The cocktail waitress remembered me from Sunday,
and asked if I was going to play. Well, we'll have to see, I said.
I had to make sure I wasn't completely out of my league, always
a possibility in Cuba. The tiny stage was crammed with drums of
every kind: congas, timbales with a kick drum, three batá
drums strapped together, bongos on a stand. It looked as though
seven or eight musicians were going to play.
the musicians arrived, the maitre'd introduced me to the band leader,
a pretty woman named Bellita. Her band's name is Jazz Tumbatá.
When they took the stage, I was surprised to see that there were
only three musicians: Bellita on piano, a bass player and a timbalero.
When they started playing, my jaw dropped to the floor. The bass
player (Miguel Miranda, Bellita's husband) strapped on an electric
five-string bass, and sat down at the three congas. With his left
hand, he played the bass tumbao, hammering on the notes, Stanley
Jordan-style, with just his left hand. With his right hand, he played
the congas. Absolutely amazing! This guy was playing two complete,
totally independent tumbaos at the same time! He must have two brains!
Alejandro Napolles played timbales and kick drum and went over to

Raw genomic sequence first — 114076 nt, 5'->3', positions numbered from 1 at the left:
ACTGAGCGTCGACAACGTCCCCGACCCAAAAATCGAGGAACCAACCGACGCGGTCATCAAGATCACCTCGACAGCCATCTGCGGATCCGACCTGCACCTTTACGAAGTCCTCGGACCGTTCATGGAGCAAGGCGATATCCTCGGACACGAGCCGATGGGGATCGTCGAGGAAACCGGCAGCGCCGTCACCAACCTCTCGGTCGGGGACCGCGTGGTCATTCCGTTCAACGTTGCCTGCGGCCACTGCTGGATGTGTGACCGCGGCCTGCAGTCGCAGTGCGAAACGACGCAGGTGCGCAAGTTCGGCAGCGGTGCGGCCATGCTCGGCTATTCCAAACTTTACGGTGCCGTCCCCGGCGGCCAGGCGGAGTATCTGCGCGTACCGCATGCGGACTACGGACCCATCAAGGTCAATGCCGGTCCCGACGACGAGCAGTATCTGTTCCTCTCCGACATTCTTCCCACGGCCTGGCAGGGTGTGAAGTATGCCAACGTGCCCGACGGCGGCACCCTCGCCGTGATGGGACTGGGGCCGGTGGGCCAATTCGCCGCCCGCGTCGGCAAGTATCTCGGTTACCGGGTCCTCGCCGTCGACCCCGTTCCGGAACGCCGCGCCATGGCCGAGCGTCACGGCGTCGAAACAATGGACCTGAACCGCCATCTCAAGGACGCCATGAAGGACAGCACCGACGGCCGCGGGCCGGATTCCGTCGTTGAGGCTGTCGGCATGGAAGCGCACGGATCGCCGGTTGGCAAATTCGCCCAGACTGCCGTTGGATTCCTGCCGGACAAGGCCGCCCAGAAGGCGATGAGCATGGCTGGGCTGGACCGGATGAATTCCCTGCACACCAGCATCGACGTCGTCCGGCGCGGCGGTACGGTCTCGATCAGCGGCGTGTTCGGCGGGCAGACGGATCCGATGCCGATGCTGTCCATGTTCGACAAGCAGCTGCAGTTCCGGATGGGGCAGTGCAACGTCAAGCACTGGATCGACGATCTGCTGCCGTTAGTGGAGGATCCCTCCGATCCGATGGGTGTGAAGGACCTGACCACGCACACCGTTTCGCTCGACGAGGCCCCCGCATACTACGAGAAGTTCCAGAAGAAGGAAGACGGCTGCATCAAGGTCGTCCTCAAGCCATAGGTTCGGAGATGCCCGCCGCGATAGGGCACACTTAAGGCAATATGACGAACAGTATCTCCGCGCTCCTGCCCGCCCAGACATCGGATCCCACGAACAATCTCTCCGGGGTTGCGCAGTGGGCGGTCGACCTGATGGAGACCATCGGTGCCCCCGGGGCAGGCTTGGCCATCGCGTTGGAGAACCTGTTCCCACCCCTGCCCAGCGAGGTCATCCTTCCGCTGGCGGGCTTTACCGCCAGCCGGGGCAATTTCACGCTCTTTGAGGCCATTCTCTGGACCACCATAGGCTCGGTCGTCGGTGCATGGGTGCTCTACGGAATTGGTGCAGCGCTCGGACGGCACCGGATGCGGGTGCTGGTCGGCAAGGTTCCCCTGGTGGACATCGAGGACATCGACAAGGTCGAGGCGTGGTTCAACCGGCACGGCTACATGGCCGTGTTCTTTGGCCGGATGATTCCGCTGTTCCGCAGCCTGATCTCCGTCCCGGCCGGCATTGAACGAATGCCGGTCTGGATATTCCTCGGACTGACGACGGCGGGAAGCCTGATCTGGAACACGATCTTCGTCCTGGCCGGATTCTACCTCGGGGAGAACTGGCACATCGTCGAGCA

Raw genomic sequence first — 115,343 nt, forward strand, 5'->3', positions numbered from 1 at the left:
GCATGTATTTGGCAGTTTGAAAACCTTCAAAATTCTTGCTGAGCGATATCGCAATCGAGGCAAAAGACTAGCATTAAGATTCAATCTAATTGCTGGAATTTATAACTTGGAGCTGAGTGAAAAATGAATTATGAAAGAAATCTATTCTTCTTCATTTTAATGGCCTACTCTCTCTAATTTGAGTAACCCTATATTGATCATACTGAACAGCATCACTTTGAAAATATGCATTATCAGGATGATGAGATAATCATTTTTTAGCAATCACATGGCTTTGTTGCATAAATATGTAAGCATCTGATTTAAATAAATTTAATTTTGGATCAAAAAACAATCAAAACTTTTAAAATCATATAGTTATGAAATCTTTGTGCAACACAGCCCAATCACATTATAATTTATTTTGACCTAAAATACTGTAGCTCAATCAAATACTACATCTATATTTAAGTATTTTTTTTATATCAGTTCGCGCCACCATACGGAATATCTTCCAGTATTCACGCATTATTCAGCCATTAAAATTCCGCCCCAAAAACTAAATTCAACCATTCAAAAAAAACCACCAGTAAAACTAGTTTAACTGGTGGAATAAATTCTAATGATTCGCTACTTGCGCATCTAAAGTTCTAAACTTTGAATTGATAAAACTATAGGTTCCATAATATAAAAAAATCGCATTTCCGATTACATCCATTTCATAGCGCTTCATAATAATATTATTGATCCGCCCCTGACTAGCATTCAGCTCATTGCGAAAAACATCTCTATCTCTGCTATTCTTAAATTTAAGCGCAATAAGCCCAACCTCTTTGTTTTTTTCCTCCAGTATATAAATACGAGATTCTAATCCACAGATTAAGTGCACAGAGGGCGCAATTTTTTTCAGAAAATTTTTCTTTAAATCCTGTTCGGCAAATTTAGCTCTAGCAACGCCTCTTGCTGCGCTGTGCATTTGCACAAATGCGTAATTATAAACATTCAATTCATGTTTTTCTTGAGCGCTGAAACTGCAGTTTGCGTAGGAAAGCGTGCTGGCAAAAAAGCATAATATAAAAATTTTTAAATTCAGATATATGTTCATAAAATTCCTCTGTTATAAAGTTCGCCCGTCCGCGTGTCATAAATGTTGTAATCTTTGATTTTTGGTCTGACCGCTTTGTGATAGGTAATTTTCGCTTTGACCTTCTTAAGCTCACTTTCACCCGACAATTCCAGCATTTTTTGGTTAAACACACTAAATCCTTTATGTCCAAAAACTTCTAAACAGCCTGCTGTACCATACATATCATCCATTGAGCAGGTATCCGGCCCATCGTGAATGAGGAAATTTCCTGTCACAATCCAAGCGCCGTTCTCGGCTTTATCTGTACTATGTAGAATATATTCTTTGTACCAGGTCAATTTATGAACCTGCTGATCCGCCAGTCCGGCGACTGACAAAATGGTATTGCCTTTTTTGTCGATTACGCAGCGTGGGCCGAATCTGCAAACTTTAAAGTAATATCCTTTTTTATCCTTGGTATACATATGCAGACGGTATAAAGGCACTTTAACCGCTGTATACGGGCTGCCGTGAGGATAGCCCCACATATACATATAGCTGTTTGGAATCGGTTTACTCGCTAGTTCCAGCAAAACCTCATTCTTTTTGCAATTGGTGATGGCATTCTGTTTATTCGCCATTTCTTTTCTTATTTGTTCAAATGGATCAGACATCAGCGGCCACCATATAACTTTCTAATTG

the batá drums when Miguel used both hands on the bass for
his blazing Jaco Pastorious solos. Bellita played percussion breaks
with the other two on the bongos mounted on the stand to the right
of the piano. On some tunes, she played a shekeré with her
right hand, and comped chords with her left. When she played the
melodies to her tunes, she scatted in unison with the line she was
playing on the piano, Tania Maria style. And what chops this woman
has! Incredibly talented. She should be world famous, and probably
will be someday.
Bellita's entire family was at this gig. Her thirteen
year old daughter played flute on a beautiful danzón
she had written in honor of her abuela, Bellita's mother,
a beautiful woman in her eighties, who then got up and sang an incredibly
moving bolero. Another family member, a tio perhaps, got
up and sang a rumba. What a familytheir house must be full of music.
During the second set, Bellita asked me
to sit in, and after she started the tune, she got up and I took
her place at the piano. The uncle who sang rumba was playing congas,
and Miguel was only using one of his brains playing bass. Man, what
a rhythm section! After I finished my solo, Bellita gave me a big
warm hug. If she wasn't married to the bass player, I probably would
have proposed on the spot. A wonderful, sweet woman.
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